3. Whenever I play a record, sometimes when I hit cue the first track, once the stylus touches the record, it bounces off and goes towards the outside of the record & off of it. Other times, the tone arm moves towards the outside of the record when the lever is lowering the tone arm (in other words, the tone arm doesn't stay in place horizontally when lowering from top->bottom).
Sounds like the tracking force is too light. Have you considered a stylus force gauge (the ones on turntables are often inaccurate):

http://www.jr.com/JRProductPage.proc...afeed.SHU+SFG2

Remember, this stuff is a matter of relatively simple physics. If the tonearm is bouncing off the record, it probably means VTF is too light.
Quote:
This all happened after I found out the tone-arm counterweight was too close to the tonearm (meaning the stylus & headshell would be pressing down on the record pretty hard). But when I do the readjustment, the tone arm & stylus don't stay in place, and when it does, it skips intermittently & distorts. Todd has not responded yet so I really am confused on how to set this up properly.
You might want to ask here:
http://www.audioasylum.com/audio/vinyl/bbs.html

Todd isn't paid for answering questions of course, so no surprise he's taking his time.

P.S. take your time too, setting up a turntable can be far from trivial (particularly the first time).
post #23 of 34
Thread Starter 
OK. I found out I didn't know how to set tracking force. Cause what I was doing was this:

1. balance tone arm so it's horizontal above the platter

2. turn the gauge on the counterweight (which doesn't move the counterweight) to 3.5

So I'm guessing that instead of just moving the gauge, I was supposed to set the gauage to 0, thenmove the whole counterweight until I got to 3.5?

I still have problems however when it first lowers the stylus over the record (first track) & since it's a lot of empty space, the needle "jumps" to about maybe 3-7 seconds in, in the track.

I love the sound of vinyl but I just am completely lost I really haven't found ONE good resource that tells me how to set up the table properly. And I've looked at vinyl asylum but I never can find what I'm looking for cause it seems everyone there (like everyone here) already knows what they're doing & is just fine-tuning their setup.

Again, if I purchased a liquid record cleaner solution, do I NEED a vacuum? Every product I've seen says you must follow-up the usage of the cleaner with a vacuum...which means i need a record cleaning vacuum machine, which a quick look goes for at least a couple of hundres of dollars. Also, I'm not willing to spend $74 on just the disc doctor cleaning solution if I'm gonna need some $300 vacuum. I'm just going to go with eBay for the alignment tool since I haven't heard anything from Todd.
post #24 of 34
Some of this will be applicable to your situation, some won't:

http://www.audiophilia.com/features/cartridge_setup.htm

Another: http://www.kabusa.com/setup.htm

Try a google search on "setting up a turntable"

No, you don't need a vacuum with the Disc Doctor system. It helps, but isn't necessary. You can even dry records with a lint free cloth, like a bath towel (works better if you just dab 'em rather than rub). Watch out for potential damage to the label when cleaning records.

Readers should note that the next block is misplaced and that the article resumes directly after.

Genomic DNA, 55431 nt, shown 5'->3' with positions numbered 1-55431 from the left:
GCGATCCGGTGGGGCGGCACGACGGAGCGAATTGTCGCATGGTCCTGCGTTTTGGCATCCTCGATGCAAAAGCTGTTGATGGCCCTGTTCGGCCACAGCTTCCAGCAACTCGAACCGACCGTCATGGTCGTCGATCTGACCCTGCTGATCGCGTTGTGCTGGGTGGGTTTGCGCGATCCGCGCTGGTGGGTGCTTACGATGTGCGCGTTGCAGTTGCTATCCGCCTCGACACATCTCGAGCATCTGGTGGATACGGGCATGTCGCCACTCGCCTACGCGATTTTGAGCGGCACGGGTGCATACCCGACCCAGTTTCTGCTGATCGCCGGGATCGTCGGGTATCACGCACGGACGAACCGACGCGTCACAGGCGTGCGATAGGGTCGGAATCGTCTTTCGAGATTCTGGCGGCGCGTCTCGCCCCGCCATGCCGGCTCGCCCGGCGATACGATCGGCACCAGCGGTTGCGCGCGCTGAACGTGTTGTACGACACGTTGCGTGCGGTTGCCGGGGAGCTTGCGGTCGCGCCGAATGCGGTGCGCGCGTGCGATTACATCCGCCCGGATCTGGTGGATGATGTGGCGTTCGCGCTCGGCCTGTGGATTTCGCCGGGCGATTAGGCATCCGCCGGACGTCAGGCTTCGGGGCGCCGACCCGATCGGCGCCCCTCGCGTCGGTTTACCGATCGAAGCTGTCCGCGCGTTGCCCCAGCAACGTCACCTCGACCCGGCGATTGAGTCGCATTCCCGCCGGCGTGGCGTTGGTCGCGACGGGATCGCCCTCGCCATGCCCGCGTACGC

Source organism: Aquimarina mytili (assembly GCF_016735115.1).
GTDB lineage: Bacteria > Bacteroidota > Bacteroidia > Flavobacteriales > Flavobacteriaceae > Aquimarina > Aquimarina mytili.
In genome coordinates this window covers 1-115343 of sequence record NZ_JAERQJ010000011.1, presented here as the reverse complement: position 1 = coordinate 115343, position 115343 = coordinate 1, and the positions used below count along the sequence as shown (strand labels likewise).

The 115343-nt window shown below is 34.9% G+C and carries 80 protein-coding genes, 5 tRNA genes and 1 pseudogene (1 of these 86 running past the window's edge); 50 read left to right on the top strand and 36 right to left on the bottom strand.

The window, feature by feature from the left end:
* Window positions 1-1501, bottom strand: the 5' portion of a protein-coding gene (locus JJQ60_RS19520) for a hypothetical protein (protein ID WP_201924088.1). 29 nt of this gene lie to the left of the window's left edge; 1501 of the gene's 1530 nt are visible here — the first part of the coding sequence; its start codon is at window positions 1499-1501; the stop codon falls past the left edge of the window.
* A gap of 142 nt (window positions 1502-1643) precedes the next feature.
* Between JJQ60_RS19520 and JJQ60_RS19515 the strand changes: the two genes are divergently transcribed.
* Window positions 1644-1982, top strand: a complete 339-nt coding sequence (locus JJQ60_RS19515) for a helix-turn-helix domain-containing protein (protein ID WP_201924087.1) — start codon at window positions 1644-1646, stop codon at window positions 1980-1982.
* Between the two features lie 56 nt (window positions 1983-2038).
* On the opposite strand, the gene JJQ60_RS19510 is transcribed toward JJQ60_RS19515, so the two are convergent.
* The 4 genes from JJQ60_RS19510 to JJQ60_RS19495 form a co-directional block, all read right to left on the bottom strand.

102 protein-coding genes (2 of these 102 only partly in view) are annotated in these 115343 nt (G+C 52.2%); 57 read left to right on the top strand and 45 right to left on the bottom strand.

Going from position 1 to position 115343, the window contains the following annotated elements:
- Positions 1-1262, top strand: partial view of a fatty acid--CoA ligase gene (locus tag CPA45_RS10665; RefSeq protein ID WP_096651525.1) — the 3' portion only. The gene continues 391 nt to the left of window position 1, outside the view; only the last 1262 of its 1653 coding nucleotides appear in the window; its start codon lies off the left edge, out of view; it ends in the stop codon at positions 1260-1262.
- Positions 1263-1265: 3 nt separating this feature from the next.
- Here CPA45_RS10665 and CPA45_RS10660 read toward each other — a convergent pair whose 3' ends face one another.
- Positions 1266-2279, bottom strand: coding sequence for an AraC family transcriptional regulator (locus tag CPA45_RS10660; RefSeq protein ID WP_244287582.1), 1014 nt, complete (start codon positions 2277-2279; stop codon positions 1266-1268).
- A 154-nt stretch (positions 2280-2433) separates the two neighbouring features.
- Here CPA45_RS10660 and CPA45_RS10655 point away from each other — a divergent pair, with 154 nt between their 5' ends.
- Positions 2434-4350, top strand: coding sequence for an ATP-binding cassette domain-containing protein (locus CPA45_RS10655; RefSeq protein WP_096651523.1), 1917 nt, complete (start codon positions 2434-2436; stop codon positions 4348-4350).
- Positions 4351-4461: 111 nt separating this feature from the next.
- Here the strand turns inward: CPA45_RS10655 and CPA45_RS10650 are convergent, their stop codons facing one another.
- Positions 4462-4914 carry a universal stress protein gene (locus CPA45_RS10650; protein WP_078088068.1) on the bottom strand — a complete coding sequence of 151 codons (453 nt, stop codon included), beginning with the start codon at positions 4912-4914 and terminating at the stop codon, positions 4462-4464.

P.S. there's a lot to learn when you first get into vinyl, so take time on this stuff... if you're completely lost, you're probably trying to fix everything at once... slow down man.

Edit -- from the FAQs link at the top of the Vinyl Asylum page:

http://www.vandenhul.nl/artpap/turntabl.htm

http://www.audioasylum.com/audio/vin...sages/819.html

The trick in reading these articles is to take what you need and leave the rest. Again, going through them slowly is really going to help here. I know the way you're feeling, I've been there... try setting up & tweaking a vintage table sometime .
post #25 of 34
Just having read only the first post here I'm going to reccomend you do what I did and buy a Stanton turntable.

They have built-in pre-amps and you won't have to worry about proper amplification and components in your system. If your using your computer for all your audio-purposes right now, and as well aren't looking for 'top quality' components, then by all means a Stanton would be a perfect choice.

Anything over the T60 model in their line will be a waste of your money, as they just come with options for DJ'ing that you won't need when playing your vinyls normally.
You can pick up one of these (T60) up for about $200 US brand new. If your not near any stores that sell them, try www.jr.com, excellent place, great price and great service, shipping is fast as well. Then just head to radio shack or circuit city and buy an RCA to 1/8" cable, this will allow you to connect the back of the turntable DIRECTLY into your soundcard, no pre-amp or anything needed!

Personally I think for what you want, buying a proper table, amplifier and interconnects is spending more money than you need to. What I've suggested will cost you no more than $250 US with taxes and shipping final, and you won't need to buy any additional equipment after that, your computer is all you will need.
post #26 of 34
Another thing which is really important is that your turntable is on a surface which isolates it from vibration (from people walking around, speakers etc) and feedback (resonances from the table itself and other adjacent equipment being amplified during playback).
The best thing to do is to put it on it's own wall mounted shelf away from other equipment and speakers. Also take off the lid when you use it. You can buy pads made of a cool absorbent gel called sorbothane which will isolate it further. Get a big chopping board from Ikea made of marble and put these pads underneath then put your table on top of this.
Remeber this is an almost totally mechanical device so the better your arm is allowed to track the playing surface the quieter the noisefloor will be. If you tap the top of the table while a record is in the run-out groove you want the sound to be as dead as possible. Any type of echoey sound is going to be there under all of your music.